## Mathematica not evaluating #1

I defined 2 objects:

f=x^2 g=x->#1

Why does this:

f /. x -> #1 &[5]

give me the expected result:

25

But this:

f /. g &[5]

gives me:

#1^2

As if the #1 wasn't evaluated to 5. Please help.

`Function`

(short form `&`

) has attribute `HoldAll`

:

Attributes[Function]

{HoldAll, Protected}

Therefore `g`

remains unevaluated. You can force it with `Evaluate`

:

Evaluate[f /. g] &[5]

25

`Evaluate`

will not work deeper in the expression; you cannot write `f /. Evaluate[g] &`

**Variables Inside Functions Not Evaluating,** Without going into too much detail, this is a result of the way pattern matching is carried out. When you write the rule f[y_]:={x,y} for instance,� Without going into too much detail, this is a result of the way pattern matching is carried out. When you write the rule f[y_]:={x,y} for instance, it tells the compiler that it should match anything and call it y, then replace any instance of y on the right side with the match.

You can make it work by keeping the pure function components together.

f = x^2 g = x -> #1 & f/. g[5]

25

To run it over a list form the function before mapping.

f = x^2 g = x -> #1 list = {1, 2, 3, 4, 5}; b = Block[{a}, Function[f /. a] /. a -> g] Map[b, list]

{1, 4, 9, 16, 25}

And for the specific problem in the comments...

vars = {x, y}; f = x + y; g = Table[vars[[i]] -> Slot[i], {i, 1, Length[vars]}]; b = Block[{a}, Function[f /. a] /. a -> g]; list = {{1, 2}, {3, 4}, {5, 6}}; Map[b[Sequence @@ #] &, list]

{3, 7, 11}

With Mr. Wizard's answer this can become:

vars = {x, y}; f = x + y; g = Table[vars[[i]] -> Slot[i], {i, 1, Length[vars]}]; list = {{1, 2}, {3, 4}, {5, 6}}; Map[Evaluate[f /. g] &[Sequence @@ #] &, list]

{3, 7, 11}

**Evaluation Control—Wolfram Language Documentation,** The Wolfram Language normally takes any expression it is given, and evaluates it as far as possible. But built into the Wolfram Language is a collection of� $\begingroup$ From the MoreInformation section of MatrixForm in the docs: MatrixForm acts as a "wrapper", which affects printing, but not evaluation. $\endgroup$ – kglr Mar 16 '12 at 19:54 1 $\begingroup$ @kguler and not all functions actually respect it, such as MatrixExp . $\endgroup$ – rcollyer Mar 16 '12 at 19:57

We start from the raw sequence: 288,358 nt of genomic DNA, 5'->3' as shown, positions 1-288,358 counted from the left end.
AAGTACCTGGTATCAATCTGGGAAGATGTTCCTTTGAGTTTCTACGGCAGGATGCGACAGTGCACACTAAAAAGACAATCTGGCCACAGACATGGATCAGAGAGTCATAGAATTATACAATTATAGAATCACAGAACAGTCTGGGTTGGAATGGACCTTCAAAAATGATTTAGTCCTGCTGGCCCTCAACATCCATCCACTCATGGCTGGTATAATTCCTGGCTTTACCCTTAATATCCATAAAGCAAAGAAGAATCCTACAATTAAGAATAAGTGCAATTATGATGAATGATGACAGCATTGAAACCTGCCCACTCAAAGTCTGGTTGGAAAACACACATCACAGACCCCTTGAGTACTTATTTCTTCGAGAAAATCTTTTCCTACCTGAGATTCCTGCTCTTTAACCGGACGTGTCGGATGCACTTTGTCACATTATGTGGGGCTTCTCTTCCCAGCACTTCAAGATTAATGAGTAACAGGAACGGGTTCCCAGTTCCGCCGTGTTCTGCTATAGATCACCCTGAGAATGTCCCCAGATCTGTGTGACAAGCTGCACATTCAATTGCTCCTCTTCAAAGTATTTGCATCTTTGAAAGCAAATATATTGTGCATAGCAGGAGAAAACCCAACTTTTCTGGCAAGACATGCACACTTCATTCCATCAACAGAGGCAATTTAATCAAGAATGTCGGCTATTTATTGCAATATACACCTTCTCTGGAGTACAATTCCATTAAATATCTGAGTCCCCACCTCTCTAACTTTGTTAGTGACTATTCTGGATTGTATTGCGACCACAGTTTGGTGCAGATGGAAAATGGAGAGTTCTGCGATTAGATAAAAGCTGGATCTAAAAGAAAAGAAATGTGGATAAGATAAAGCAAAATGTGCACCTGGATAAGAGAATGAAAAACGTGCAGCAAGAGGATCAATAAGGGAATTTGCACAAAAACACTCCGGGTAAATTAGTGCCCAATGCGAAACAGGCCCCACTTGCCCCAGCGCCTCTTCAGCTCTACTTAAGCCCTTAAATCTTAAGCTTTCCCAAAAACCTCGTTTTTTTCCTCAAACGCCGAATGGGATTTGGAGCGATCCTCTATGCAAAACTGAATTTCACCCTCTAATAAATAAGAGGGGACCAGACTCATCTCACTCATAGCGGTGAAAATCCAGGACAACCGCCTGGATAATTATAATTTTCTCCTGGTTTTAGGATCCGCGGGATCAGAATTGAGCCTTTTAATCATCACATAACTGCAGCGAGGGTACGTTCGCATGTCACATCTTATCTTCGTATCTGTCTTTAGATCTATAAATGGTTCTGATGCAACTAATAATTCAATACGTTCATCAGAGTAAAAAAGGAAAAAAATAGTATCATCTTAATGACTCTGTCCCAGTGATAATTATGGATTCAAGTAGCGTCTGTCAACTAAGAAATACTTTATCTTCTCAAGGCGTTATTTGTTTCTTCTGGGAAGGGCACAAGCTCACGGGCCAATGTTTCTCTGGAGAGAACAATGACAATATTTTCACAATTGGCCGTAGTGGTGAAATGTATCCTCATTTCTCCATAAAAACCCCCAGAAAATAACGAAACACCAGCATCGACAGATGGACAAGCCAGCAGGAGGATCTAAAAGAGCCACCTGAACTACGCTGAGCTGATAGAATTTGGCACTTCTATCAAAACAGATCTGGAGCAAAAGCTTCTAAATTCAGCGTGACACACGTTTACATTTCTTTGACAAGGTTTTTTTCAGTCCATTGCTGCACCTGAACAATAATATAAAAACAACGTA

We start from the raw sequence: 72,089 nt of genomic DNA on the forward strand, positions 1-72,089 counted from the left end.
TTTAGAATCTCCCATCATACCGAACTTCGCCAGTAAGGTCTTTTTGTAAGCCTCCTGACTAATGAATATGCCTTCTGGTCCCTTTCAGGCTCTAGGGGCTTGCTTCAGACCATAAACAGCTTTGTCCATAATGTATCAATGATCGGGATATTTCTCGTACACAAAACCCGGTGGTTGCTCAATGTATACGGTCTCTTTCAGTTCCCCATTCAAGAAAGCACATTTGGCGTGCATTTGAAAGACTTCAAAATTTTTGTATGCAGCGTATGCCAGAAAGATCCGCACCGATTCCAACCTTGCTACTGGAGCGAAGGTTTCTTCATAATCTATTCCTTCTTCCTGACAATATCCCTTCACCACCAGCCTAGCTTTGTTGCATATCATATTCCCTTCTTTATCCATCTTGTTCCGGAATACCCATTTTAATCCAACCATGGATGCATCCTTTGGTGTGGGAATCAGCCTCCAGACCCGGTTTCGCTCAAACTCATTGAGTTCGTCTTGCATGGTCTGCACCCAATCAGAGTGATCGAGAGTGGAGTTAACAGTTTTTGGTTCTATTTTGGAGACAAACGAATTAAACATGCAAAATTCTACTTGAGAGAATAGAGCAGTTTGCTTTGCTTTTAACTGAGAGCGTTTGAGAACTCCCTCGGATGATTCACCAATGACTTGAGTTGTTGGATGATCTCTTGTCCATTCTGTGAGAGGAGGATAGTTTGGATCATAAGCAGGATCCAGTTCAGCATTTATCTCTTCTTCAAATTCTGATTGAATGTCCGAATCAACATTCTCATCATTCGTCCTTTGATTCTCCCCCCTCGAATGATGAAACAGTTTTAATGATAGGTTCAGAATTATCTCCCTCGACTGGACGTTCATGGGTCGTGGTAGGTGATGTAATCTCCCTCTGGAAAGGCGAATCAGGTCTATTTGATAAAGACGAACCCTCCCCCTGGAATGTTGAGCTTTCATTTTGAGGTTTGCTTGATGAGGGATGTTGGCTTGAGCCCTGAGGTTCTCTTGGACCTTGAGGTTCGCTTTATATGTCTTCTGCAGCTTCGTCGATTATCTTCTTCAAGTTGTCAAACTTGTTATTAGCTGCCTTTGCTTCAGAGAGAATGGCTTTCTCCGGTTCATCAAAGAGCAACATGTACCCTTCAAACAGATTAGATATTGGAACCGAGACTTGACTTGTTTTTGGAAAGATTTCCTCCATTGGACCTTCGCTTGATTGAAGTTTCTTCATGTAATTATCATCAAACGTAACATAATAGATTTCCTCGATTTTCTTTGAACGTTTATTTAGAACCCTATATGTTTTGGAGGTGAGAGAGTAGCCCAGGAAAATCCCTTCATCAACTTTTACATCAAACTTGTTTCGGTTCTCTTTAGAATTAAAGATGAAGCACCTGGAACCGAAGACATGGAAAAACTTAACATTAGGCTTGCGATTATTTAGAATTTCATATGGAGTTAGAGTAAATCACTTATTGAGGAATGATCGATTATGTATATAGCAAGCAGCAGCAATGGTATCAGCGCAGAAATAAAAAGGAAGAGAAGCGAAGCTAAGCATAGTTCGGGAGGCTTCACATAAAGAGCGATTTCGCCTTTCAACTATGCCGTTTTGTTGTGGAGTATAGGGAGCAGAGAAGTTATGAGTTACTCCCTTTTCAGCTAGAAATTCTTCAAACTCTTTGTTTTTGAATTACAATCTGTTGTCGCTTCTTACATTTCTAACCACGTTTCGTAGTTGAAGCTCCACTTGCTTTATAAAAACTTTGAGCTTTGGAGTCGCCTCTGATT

Replace `g=x->#1`

with `g=x->#1 &`

and `f /. g &[5]`

with `f/. g[5]`

**Wolfram Mathematica does not evaluate at all,** Wolfram Community forum discussion about Wolfram Mathematica does not evaluate at all. Stay on top of important topics and build connections by joining� Integrate can evaluate integrals of rational functions. It can also evaluate integrals that involve exponential, logarithmic, trigonometric, and inverse trigonometric functions, so long as the result comes out in terms of the same set of functions. Integrate can give results in terms of many special functions.

**Evaluation of Expressions—Wolfram Language Documentation,** Some functions that use non‐standard evaluation procedures. When you give a definition such as a=1, the Wolfram Language does not evaluate the a that� All expressions that do not explicitly depend on the variables given are taken to have zero partial derivative. The setting NonConstants {u 1, …} specifies that u i depends on all variables x, y, etc. and does not have zero partial derivative. »

**Evaluate—Wolfram Language Documentation,** Evaluate[expr] causes expr to be evaluated even if it appears as the argument of a function Basic Examples (1)Summary of the most common use cases. How come? This isn't an issue of not considering the negative root. The expressions are identical. As demonstrated by Simplify[a > m, a < m], replacing m with more complex expressions aside from having the Sqrt function. In fact, if I use Surd, no matter the nth root, even or odd, or square root, Simplify will evaluate completely into False. Why?

Another common syntax mistake is the naming of built-in Mathematica functions. Mathematica functions are always capitalized. Forgetting to capitalize a Sin[x] or an Exp[y-1] will cause errors because Mathematica will not recognize them. Defining Functions: Defining a new function in Mathematica is also slightly tricky, syntax-wise.

##### Comments

- As so often with Mathematica, wrapping your expressions in Trace[] and examining the output is instructive here.
- Thanks. But how could I modify the statement which gives me the wrong result to work as expected? I'm really a beginner in Mathematica so I don't know most things.
- Interesting - I didn't try wrapping the fuller expression in Evaluate.
- Okay, the problem is: Map[f /. {x -> #1} &, list]
- Okay, the problem is, I'd like to do something like this: vars={x,y}; f=x+y; g=Table[vars[[i]] -> Slot[i], {i, 1, Length[vars]}]; list={{1,2},{3,4},{5,6}}; Map[f /. g &, list]; and get {5, 7, 11} This is because f would some expression from user and vars would be variable list so I can't hardcode the variables.
- Great, thanks. One thing I don't understand: you send a Sequence to the block b. So the sequence is understood as parameter list for that block?
- @ user1161552 - the function b expects input as a sequence, e.g. b[1,2] and will not accept a list like b[{1,2}]. Applying Sequence formats the input to b[1,2]. The Block is just used to shield 'a' in case 'a' was defined anywhere else, which would upset the replacement.
- If you look at FullForm[b] you will see the Block has gone.